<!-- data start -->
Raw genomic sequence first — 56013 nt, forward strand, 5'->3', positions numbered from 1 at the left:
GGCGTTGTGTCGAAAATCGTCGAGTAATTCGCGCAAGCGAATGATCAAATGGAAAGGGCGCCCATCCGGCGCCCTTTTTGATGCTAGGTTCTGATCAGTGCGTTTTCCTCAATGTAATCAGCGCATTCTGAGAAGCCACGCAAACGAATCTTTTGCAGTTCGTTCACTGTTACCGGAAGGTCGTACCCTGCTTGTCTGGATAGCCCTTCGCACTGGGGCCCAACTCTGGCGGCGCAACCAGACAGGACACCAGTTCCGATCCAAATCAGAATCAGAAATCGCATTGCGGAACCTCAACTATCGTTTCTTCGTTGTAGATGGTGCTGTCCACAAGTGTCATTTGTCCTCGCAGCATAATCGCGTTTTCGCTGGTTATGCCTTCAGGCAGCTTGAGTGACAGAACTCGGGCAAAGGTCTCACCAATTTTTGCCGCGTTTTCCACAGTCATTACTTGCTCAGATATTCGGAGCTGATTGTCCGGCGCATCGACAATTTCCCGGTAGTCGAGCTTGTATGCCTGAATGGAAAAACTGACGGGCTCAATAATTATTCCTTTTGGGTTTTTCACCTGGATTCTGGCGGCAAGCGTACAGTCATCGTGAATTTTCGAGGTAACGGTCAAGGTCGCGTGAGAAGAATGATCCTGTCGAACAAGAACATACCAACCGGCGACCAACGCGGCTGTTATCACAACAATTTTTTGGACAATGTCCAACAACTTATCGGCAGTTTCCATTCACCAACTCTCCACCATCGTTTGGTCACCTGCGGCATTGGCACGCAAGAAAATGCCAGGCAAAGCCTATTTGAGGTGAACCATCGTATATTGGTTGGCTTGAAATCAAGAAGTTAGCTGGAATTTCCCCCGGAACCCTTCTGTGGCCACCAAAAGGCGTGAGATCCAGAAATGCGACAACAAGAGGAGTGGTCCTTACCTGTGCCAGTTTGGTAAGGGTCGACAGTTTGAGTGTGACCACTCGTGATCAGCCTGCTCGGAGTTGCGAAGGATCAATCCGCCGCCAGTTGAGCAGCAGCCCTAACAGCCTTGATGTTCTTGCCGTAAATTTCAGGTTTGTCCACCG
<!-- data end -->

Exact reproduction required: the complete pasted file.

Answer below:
Raw genomic sequence first — 56013 nt, forward strand, 5'->3', positions numbered from 1 at the left:
GGCGTTGTGTCGAAAATCGTCGAGTAATTCGCGCAAGCGAATGATCAAATGGAAAGGGCGCCCATCCGGCGCCCTTTTTGATGCTAGGTTCTGATCAGTGCGTTTTCCTCAATGTAATCAGCGCATTCTGAGAAGCCACGCAAACGAATCTTTTGCAGTTCGTTCACTGTTACCGGAAGGTCGTACCCTGCTTGTCTGGATAGCCCTTCGCACTGGGGCCCAACTCTGGCGGCGCAACCAGACAGGACACCAGTTCCGATCCAAATCAGAATCAGAAATCGCATTGCGGAACCTCAACTATCGTTTCTTCGTTGTAGATGGTGCTGTCCACAAGTGTCATTTGTCCTCGCAGCATAATCGCGTTTTCGCTGGTTATGCCTTCAGGCAGCTTGAGTGACAGAACTCGGGCAAAGGTCTCACCAATTTTTGCCGCGTTTTCCACAGTCATTACTTGCTCAGATATTCGGAGCTGATTGTCCGGCGCATCGACAATTTCCCGGTAGTCGAGCTTGTATGCCTGAATGGAAAAACTGACGGGCTCAATAATTATTCCTTTTGGGTTTTTCACCTGGATTCTGGCGGCAAGCGTACAGTCATCGTGAATTTTCGAGGTAACGGTCAAGGTCGCGTGAGAAGAATGATCCTGTCGAACAAGAACATACCAACCGGCGACCAACGCGGCTGTTATCACAACAATTTTTTGGACAATGTCCAACAACTTATCGGCAGTTTCCATTCACCAACTCTCCACCATCGTTTGGTCACCTGCGGCATTGGCACGCAAGAAAATGCCAGGCAAAGCCTATTTGAGGTGAACCATCGTATATTGGTTGGCTTGAAATCAAGAAGTTAGCTGGAATTTCCCCCGGAACCCTTCTGTGGCCACCAAAAGGCGTGAGATCCAGAAATGCGACAACAAGAGGAGTGGTCCTTACCTGTGCCAGTTTGGTAAGGGTCGACAGTTTGAGTGTGACCACTCGTGATCAGCCTGCTCGGAGTTGCGAAGGATCAATCCGCCGCCAGTTGAGCAGCAGCCCTAACAGCCTTGATGTTCTTGCCGTAAATTTCAGGTTTGTCCACCG